Enlarge / Though LoveROMs acted quickly to remove all traces of Nintendo-related content at its site, its 404 page still redirects to this Chrono Trigger (SNES) homage.
LoveROMs

Nintendo’s attitude toward ROM releases—either original games’ files or fan-made edits—has often erred on the side of litigiousness. But in most cases, the game producer has settled on cease-and-desist orders or DMCA claims to protect its IP.

This week saw the company grow bolder with its legal action, as Nintendo of America filed a lawsuit (PDF) on Thursday seeking millions in damages over classic games’ files being served via websites.

The Arizona suit, as reported by TorrentFreak, alleges “brazen and mass-scale infringement of Nintendo’s intellectual property rights” by the sites LoveROMs and LoveRetro. These sites combine ROM downloads and in-browser emulators to deliver one-stop gaming access, and the lawsuit includes screenshots and interface explanations to demonstrate exactly how the sites’ users can gain access to “thousands of [Nintendo] video games, related copyrighted works, and images.”

Nintendo's lawsuit includes this image of LoveROMs' "most popular games," which all happened to come from Nintendo consoles. (The lawsuit also mentions the sites' constant use of official box art as a basis of infringement.)
Enlarge / Nintendo’s lawsuit includes this image of LoveROMs’ “most popular games,” which all happened to come from Nintendo consoles. (The lawsuit also mentions the sites’ constant use of official box art as a basis of infringement.)

Nintendo is seeking serious money as relief for alleged damages, with the biggest number coming from “$150,000 for the infringement of each Nintendo copyrighted work and up to $2,000,000 for the infringement of each Nintendo trademark.” (Multiply that first figure by “thousands” of copyrighted works, and, well, that’s a lot of zeroes.) Additionally, Nintendo has requested full disclosure of the operators’ “receipts and disbursements, profit and loss statements, advertising revenue, donations and cryptocurrency revenue, and other financial materials,” which relates to the suit’s demand for a “reward” to Nintendo for whatever profit the sites made.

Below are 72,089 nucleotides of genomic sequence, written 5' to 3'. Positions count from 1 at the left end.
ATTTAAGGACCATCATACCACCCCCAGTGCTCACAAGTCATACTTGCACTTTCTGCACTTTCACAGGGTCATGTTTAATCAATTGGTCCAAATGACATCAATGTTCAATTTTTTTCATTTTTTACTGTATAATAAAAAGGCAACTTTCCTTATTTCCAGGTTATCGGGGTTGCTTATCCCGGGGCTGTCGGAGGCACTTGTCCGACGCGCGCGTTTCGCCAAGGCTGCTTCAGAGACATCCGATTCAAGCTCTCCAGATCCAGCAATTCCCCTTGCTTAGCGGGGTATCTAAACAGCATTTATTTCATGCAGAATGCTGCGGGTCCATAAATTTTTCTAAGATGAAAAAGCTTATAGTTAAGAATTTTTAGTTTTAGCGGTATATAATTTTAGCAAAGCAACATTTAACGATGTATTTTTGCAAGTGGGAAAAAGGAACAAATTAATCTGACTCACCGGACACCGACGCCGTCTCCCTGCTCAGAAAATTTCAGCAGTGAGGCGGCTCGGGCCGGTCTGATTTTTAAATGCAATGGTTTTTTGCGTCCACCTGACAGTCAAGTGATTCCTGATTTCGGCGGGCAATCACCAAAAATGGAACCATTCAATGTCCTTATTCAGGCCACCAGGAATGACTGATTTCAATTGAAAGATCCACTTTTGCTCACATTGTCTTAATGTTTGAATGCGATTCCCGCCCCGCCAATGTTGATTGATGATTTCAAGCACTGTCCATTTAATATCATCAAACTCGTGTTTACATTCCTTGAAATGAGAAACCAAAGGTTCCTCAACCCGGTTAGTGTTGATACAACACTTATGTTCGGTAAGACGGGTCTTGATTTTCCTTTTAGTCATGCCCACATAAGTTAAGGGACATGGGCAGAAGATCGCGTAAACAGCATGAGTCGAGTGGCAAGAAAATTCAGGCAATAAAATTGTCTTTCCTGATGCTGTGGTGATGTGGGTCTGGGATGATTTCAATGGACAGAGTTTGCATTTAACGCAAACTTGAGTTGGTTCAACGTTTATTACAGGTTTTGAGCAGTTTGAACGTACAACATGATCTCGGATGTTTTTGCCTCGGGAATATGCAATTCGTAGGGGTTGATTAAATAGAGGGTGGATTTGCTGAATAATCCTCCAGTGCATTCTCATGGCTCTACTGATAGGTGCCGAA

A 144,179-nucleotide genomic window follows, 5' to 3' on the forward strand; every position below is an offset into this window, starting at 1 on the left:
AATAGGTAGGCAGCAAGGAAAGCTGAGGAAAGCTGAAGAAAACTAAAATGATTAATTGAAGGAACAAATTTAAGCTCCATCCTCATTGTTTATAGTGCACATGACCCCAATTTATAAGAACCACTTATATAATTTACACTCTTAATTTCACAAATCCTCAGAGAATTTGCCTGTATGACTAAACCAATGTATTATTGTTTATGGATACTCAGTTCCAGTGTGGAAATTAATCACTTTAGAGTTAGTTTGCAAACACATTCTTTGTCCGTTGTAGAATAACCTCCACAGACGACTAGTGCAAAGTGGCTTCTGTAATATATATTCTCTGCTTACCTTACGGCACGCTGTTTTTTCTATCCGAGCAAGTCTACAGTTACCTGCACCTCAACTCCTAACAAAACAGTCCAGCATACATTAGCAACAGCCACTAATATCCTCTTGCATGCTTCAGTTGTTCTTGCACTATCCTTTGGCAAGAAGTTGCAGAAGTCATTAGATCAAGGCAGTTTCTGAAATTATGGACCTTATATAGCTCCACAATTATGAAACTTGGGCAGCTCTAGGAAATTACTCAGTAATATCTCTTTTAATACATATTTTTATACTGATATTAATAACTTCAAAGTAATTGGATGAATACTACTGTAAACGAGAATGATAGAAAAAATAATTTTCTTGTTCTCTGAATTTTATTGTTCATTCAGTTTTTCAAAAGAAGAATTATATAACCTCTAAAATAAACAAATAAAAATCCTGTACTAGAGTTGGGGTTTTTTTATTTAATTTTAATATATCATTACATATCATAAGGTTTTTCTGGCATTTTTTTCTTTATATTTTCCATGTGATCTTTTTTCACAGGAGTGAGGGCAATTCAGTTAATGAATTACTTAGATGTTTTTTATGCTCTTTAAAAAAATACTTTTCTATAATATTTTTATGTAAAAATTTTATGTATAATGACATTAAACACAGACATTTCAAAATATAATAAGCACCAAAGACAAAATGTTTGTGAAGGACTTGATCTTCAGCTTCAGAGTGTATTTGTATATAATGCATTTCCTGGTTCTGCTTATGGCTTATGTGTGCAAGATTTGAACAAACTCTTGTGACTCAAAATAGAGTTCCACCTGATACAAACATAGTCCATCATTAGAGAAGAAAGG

The lawsuit makes a point of describing the named defendants as “not casual gamers,” but “sophisticated parties with extensive knowledge of Nintendo’s intellectual property and the video game industry more generally.” It is possible that the suit uses this language to explain why some ROM sites’ operators may not draw the same legal fire. (Additional, alleged paths to revenue may not help matters for the named defendants, as Nintendo alleges that the operators “enrich themselves through, among other things, donation requests and the sale of advertising space.”)

After the suit was filed, LoveROMs was updated to remove all Nintendo-affiliated links, including ROMs and emulators, and the site announced on its social media channels that “all Nintendo titles have been removed from our site.” LoveRetro.co now redirects to a single, text-only page that reads, “Loveretro has effectively been shut down until further notice.”

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